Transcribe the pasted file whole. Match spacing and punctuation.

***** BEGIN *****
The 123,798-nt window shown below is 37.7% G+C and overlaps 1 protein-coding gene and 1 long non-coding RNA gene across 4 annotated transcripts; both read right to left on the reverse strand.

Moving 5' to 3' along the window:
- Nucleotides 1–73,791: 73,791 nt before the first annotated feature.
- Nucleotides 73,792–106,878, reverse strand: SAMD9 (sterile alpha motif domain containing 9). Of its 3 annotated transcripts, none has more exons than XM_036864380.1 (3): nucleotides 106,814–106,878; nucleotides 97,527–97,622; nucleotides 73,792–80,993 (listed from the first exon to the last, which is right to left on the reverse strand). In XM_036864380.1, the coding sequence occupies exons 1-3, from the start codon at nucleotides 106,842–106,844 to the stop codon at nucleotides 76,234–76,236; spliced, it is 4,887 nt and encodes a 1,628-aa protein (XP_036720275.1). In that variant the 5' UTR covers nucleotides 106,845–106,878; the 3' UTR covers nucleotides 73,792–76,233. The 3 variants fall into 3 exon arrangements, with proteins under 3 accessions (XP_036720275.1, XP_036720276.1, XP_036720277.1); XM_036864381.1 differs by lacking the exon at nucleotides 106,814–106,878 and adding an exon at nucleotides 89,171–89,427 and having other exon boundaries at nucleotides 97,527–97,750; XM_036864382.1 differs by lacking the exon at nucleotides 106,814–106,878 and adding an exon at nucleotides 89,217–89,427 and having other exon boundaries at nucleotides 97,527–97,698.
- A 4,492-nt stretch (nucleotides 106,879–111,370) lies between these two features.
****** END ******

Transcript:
The 123,798-nt window shown below is 37.7% G+C and overlaps 1 protein-coding gene and 1 long non-coding RNA gene across 4 annotated transcripts; both read right to left on the reverse strand.

Moving 5' to 3' along the window:
- Nucleotides 1–73,791: 73,791 nt before the first annotated feature.
- Nucleotides 73,792–106,878, reverse strand: SAMD9 (sterile alpha motif domain containing 9). Of its 3 annotated transcripts, none has more exons than XM_036864380.1 (3): nucleotides 106,814–106,878; nucleotides 97,527–97,622; nucleotides 73,792–80,993 (listed from the first exon to the last, which is right to left on the reverse strand). In XM_036864380.1, the coding sequence occupies exons 1-3, from the start codon at nucleotides 106,842–106,844 to the stop codon at nucleotides 76,234–76,236; spliced, it is 4,887 nt and encodes a 1,628-aa protein (XP_036720275.1). In that variant the 5' UTR covers nucleotides 106,845–106,878; the 3' UTR covers nucleotides 73,792–76,233. The 3 variants fall into 3 exon arrangements, with proteins under 3 accessions (XP_036720275.1, XP_036720276.1, XP_036720277.1); XM_036864381.1 differs by lacking the exon at nucleotides 106,814–106,878 and adding an exon at nucleotides 89,171–89,427 and having other exon boundaries at nucleotides 97,527–97,750; XM_036864382.1 differs by lacking the exon at nucleotides 106,814–106,878 and adding an exon at nucleotides 89,217–89,427 and having other exon boundaries at nucleotides 97,527–97,698.
- A 4,492-nt stretch (nucleotides 106,879–111,370) lies between these two features.